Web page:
ACUCA hosts a Student Camp every two years as a venue for students from the 65 member institutions to come together and experience the richness of conversations about culture, environment, equality, faith, and religion from a Christian perspective. The most recent Student Camp was held in 2018, hosted by the Christian University of Thailand, with students from member institutions throughout Asia flown into Nakhon Pathom, Thailand. There were plans for a Student Camp in 2020, but they had to be shelved as the world dealt with the still-active COVID-19 pandemic.
After a four-year hiatus, the Student Camp is back in a new form: an online gathering of learners and educators, informative discussions, lectures, games, and network-building. For the first time, the ACUCA Secretariat organizes the Student Camp with the assistance of eight students from different member institutions mirroring the composition of the ACUCA ExCo.
The Opening Devotion led by Hong Kong Baptist University kicked off the first day of the Camp. Following that was a Creative Introductions segment in which participants created unique ways to introduce themselves, similar to Tiktok and other short-form media. Following the introductions, the Plenary Session began with a segment aptly titled “ACUCA in Retrospect,” a look back at the association’s decades of history, from its inception to its relevance today, narrated by Dr. Betty McCann, the immediate past ACUCA President. The Wesleyan University – Philippines Chamber Singers then led the singing of the ACUCA Hymn. Following that, Dr. Kwang-sup Lee of Hannam University, President of ACUCA, formally opened the two-day Student Camp with welcoming remarks that focused on moving forward in a post-pandemic world, as well as highlighting the significant role that students play in shaping ACUCA’s future.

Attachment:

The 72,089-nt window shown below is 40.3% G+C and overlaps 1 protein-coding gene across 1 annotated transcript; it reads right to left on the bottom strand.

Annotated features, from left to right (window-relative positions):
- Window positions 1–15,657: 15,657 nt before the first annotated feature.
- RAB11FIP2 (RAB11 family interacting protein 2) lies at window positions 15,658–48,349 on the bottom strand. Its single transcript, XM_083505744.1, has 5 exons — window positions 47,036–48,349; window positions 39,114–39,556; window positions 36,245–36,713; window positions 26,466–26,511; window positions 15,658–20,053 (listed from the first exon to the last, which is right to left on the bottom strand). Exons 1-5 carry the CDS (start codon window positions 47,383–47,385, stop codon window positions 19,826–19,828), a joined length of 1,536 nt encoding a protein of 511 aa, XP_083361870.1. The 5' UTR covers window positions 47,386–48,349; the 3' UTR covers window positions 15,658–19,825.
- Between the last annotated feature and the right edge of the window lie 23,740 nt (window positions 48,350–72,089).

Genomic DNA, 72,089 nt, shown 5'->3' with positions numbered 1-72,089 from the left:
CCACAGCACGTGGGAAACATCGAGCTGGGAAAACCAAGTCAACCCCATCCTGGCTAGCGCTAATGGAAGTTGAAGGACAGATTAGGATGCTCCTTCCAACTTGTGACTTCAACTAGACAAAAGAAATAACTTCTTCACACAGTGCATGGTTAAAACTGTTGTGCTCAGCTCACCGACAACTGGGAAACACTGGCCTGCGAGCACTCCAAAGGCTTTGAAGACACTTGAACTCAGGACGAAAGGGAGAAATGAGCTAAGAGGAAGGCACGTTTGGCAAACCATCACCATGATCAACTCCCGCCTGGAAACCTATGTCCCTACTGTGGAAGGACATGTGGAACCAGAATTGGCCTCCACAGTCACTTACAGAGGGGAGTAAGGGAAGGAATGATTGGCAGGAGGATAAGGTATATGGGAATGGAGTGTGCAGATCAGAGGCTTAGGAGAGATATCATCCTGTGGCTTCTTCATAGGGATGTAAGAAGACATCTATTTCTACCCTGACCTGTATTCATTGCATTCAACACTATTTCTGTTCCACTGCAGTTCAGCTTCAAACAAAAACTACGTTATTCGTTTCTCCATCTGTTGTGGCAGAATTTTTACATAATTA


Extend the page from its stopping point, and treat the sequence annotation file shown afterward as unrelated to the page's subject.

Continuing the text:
The final part of the Plenary Session was the keynote speech delivered by Miss Jillian Therese Robredo, a recent graduate of Economics and Mathematics at New York University and an analyst in a New York-based consulting firm. She began her speech with a flashback to the days leading up to the worldwide lockdown and a relatable story about how most people thought the pandemic would only last a few weeks. Robredo’s speech emphasized the importance of “building communities even from a distance” and how these communities can serve as a support system, particularly during difficult times. Following the Keynote Speech, there was an Open Forum in which Robredo answered a few questions from the audience.
The participants were able to interact with each other during the afternoon session of the first day of the Camp by first playing some interactive games via Kahoot! , a game-based online learning platform. Following the games, the participants were given the opportunity to freely converse with one another during an unmoderated networking session, bringing the activities for Day 1 to a close.